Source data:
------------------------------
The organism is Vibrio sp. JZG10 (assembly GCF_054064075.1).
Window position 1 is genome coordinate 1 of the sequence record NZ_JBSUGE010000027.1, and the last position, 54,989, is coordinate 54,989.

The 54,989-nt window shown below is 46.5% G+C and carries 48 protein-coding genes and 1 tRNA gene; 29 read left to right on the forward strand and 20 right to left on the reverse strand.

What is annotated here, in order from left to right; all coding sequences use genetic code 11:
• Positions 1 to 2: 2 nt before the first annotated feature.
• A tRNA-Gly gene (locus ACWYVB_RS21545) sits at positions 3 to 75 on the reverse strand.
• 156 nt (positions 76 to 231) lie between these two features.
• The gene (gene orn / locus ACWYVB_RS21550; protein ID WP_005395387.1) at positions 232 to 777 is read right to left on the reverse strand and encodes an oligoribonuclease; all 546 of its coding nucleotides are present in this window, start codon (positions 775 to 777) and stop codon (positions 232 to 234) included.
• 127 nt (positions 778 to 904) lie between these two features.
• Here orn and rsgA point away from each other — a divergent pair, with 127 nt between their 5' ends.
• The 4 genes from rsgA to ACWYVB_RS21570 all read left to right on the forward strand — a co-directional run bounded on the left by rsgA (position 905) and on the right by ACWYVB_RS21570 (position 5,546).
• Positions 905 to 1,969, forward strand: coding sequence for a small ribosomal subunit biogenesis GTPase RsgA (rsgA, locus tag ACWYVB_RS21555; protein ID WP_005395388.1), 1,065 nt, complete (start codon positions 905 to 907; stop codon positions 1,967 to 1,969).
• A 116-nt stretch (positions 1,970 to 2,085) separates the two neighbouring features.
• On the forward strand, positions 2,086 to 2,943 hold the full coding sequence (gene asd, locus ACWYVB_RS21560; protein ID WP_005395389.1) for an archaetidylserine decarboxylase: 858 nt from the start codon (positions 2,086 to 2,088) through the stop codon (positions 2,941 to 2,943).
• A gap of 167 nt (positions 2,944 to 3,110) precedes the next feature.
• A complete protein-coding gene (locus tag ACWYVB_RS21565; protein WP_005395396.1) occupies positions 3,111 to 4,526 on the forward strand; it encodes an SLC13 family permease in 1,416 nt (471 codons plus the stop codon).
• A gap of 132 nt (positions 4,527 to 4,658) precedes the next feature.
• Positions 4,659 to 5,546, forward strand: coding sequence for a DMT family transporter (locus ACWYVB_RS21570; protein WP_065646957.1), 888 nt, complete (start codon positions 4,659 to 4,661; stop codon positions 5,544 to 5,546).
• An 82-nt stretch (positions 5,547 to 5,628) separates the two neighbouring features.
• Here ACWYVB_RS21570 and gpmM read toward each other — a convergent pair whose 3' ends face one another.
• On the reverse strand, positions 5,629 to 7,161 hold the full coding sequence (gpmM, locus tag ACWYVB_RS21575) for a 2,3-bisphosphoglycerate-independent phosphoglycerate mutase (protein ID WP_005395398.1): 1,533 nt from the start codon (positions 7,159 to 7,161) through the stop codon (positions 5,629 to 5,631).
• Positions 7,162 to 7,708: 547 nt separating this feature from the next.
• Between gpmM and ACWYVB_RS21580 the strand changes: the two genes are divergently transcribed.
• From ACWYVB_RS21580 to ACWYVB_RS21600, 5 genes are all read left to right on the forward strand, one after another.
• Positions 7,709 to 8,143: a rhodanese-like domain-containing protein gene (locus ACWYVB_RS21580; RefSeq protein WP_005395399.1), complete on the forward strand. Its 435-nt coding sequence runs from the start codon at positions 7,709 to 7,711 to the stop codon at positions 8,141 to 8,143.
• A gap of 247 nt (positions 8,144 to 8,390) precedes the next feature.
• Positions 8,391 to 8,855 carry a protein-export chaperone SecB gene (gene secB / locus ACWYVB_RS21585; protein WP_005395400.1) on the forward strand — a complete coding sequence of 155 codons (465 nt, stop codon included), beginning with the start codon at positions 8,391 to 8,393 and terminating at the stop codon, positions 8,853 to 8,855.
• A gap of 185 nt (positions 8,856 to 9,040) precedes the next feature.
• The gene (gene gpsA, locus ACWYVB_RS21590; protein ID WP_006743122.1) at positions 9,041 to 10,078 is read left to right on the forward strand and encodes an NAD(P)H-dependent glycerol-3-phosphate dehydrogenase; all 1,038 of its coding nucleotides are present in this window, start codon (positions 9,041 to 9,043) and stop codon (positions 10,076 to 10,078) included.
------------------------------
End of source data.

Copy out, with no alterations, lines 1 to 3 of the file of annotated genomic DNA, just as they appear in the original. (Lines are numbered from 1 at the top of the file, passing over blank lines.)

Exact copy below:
The organism is Vibrio sp. JZG10 (assembly GCF_054064075.1).
Window position 1 is genome coordinate 1 of the sequence record NZ_JBSUGE010000027.1, and the last position, 54,989, is coordinate 54,989.

The 54,989-nt window shown below is 46.5% G+C and carries 48 protein-coding genes and 1 tRNA gene; 29 read left to right on the forward strand and 20 right to left on the reverse strand.